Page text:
Hoang said DC’s transfer and registration taxes also present obstacles to making acquisitions in the district. She said Mayor Muriel Bowser’s administration should waive taxes for projects that will produce or preserve affordability to help meet its housing goals. She also said the process of getting tenants to affordable inclusionary zoning units comes with delays that can leave apartments empty for months.

“There are regulatory changes that need to be adopted,” Hoang said.

Menkiti Group CEO Bo Menkiti saw firsthand the risks associated with development in DC with his 220-unit project across from Brookland metro station. The project was first proposed in 2010, has had its approval overturned by the DC Court of Appeals three times, and it has yet to move forward.

Menkiti said DC must become a more business-friendly jurisdiction if it is to continue attracting the businesses and developments that have grown its economy over the past two decades.

“There’s this idea that the show will always go on, no matter how many restrictions we have, no matter how hostile we are, that it’s going to continue,” Menkiti said. “At one point, companies have opportunities and capital has choices, and they’re very fluid.”

While local developers and businesses may be loyal to their hometowns, Menkiti said outside investors who fund many DC projects don’t have the same dedication and will be quicker to look elsewhere.

“The capital doesn’t care,” Menkiti said. “It’s not going to go to places with additional uncertainty and additional costs. The question is whether we’re going to deal with that.”

Fulcrum Real Estate and Construction associate director Andrew Lyons said it’s harder and more expensive to grow in DC than in surrounding jurisdictions.

“If the district doesn’t pull itself together, it’s more opportunity for Virginia and Maryland because the district is expensive and bureaucratic,” Lyons said. “If the district is to keep pace, they have to change their game and make it more affordable, otherwise they’re going to lose to Montgomery County and Fairfax County, and people are just going to build around town.”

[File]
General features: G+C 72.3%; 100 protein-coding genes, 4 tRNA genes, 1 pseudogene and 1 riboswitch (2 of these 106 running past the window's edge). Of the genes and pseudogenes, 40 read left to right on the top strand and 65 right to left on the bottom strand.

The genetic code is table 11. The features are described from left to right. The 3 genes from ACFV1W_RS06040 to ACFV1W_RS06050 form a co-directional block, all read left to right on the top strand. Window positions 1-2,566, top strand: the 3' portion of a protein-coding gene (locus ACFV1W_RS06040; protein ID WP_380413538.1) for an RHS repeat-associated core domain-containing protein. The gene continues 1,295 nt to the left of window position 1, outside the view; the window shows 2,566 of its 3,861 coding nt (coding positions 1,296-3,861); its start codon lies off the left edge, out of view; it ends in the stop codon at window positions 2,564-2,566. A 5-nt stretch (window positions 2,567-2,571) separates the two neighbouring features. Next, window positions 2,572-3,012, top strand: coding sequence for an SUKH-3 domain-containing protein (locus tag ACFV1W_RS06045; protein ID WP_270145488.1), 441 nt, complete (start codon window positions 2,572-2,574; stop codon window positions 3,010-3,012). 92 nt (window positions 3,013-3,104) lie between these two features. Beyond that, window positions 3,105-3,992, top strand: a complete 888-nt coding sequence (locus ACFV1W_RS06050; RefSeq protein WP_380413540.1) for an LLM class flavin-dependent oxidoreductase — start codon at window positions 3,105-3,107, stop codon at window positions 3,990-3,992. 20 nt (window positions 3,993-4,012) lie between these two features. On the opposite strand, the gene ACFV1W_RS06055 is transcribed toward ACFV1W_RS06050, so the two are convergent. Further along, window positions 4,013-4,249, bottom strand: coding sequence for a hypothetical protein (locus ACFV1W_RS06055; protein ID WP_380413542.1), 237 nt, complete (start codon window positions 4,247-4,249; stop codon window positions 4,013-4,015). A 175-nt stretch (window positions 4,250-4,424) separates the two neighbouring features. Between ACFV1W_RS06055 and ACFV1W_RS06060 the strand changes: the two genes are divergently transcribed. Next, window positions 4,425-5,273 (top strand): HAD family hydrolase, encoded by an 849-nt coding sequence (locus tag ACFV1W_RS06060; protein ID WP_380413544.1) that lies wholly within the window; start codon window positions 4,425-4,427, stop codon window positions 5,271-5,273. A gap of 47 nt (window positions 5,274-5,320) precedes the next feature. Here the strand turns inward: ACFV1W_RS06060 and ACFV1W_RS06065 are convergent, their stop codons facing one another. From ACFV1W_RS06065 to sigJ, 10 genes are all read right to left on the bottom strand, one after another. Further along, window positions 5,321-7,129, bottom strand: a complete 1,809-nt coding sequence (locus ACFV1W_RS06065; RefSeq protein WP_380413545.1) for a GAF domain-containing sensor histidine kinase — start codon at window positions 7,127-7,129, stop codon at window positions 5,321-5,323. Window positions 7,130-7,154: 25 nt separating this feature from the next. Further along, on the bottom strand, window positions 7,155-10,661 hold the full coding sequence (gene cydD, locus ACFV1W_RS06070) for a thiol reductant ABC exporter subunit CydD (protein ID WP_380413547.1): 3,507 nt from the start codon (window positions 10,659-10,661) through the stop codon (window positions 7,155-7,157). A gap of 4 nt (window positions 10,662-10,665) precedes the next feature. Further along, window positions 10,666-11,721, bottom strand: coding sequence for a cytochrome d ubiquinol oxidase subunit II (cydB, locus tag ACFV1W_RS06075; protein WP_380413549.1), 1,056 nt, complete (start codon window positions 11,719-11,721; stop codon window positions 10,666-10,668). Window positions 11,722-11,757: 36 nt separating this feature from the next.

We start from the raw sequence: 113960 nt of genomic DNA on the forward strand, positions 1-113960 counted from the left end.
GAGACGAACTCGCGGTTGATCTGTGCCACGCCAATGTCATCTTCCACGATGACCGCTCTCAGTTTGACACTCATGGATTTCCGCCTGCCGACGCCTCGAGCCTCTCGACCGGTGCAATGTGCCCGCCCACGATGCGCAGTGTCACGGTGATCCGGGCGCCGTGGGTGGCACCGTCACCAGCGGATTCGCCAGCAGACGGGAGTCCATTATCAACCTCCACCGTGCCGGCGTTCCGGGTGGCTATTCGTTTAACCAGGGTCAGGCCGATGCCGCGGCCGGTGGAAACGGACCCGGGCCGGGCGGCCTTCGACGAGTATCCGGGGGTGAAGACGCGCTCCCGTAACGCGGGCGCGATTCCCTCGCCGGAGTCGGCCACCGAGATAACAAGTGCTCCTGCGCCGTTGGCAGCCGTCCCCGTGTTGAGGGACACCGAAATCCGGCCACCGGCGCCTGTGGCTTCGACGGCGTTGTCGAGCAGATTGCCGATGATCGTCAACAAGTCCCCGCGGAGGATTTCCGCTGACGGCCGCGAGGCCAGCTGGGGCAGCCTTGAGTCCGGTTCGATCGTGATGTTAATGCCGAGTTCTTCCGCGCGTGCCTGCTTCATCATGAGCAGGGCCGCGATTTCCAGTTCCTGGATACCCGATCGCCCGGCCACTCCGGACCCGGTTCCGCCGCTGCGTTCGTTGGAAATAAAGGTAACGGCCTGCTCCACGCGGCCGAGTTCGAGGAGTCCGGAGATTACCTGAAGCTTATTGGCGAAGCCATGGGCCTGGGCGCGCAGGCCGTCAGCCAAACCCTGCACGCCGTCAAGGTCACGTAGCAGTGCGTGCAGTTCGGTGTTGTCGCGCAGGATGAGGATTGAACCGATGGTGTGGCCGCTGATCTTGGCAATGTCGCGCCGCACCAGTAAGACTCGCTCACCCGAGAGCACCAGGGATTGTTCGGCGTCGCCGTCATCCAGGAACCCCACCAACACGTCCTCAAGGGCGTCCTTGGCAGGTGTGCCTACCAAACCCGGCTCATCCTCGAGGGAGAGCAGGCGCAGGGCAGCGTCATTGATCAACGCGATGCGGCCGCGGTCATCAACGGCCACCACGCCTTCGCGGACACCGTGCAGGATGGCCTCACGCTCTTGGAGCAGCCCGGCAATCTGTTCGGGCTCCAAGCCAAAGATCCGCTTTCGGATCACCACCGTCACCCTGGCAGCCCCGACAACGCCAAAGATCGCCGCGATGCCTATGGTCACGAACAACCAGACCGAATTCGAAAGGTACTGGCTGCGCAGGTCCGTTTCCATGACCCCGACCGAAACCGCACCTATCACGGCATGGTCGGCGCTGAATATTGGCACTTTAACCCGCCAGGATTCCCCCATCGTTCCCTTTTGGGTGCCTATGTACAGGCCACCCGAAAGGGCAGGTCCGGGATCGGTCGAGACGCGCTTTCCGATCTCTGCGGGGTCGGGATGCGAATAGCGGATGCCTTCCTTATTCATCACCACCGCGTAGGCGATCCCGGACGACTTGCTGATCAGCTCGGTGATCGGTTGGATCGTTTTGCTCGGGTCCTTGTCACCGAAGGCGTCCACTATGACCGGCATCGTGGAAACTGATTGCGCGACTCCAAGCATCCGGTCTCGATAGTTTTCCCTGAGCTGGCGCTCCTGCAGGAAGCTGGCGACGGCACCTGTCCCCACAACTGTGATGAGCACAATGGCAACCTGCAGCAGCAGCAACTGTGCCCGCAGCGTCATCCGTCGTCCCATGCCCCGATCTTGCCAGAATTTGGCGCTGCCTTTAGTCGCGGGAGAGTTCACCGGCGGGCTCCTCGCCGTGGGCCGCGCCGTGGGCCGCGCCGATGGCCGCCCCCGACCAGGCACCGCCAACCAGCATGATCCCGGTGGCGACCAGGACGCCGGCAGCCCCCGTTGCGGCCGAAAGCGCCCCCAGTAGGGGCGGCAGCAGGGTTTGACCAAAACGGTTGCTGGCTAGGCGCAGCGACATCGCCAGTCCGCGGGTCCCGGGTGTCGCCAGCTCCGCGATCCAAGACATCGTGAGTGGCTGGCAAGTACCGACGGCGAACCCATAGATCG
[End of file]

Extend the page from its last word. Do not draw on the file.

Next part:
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Bisnow / Jon Banister

See Brian Klansky and Akridge’s Chip Akridge

In addition to making it harder to build homes, the district’s tax policies are also increasing costs for an office market struggling with record vacancy rates, Akridge chairman Chip Akridge said. He said DC’s taxes on office buildings were as high as $ 20 per SF, and for comparison he said office rents when he started building in the 1970s were around $ 7. by SF.

“Property taxes are triple the office rent when I came to Washington,” Akridge said. “It’s expensive to do business in Washington, DC”

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Bisnow / Jon Banister

Angie O’Grady of Stellapop, John McDonnell of Clyde Restaurant Group, Lucia Hedke of Cresa, Oliver Carr of Carr Properties, Katie Yanushonis of Meridian Group, Eric Martino of ThinkFoodGroup and Doug Hocking of KPF

As the downtown DC foodservice industry struggles to recover from the coronavirus pandemic, restaurateurs say the city’s transportation system adds additional challenges. Clyde’s Restaurant Group chairman John McDonnell said hiring new staff has been difficult this year for a variety of reasons, but one is that workers have few options to return home afterwards. a night shift.

He said employees at the group’s DC restaurants, including Old Ebbitt Grill, The Hamilton and Clyde’s in Gallery Place, often work until the subway closes, and it has also become more difficult and expensive to hail a car. with a carpooling app at that time.

“It has really been a big headwind for our night shift staff as there just aren’t a lot of employee transportation options right now,” he said. “They don’t have a late night subway, and it was not possible to get an Uber. It affects us. If the district can find something for transportation, that would be great.”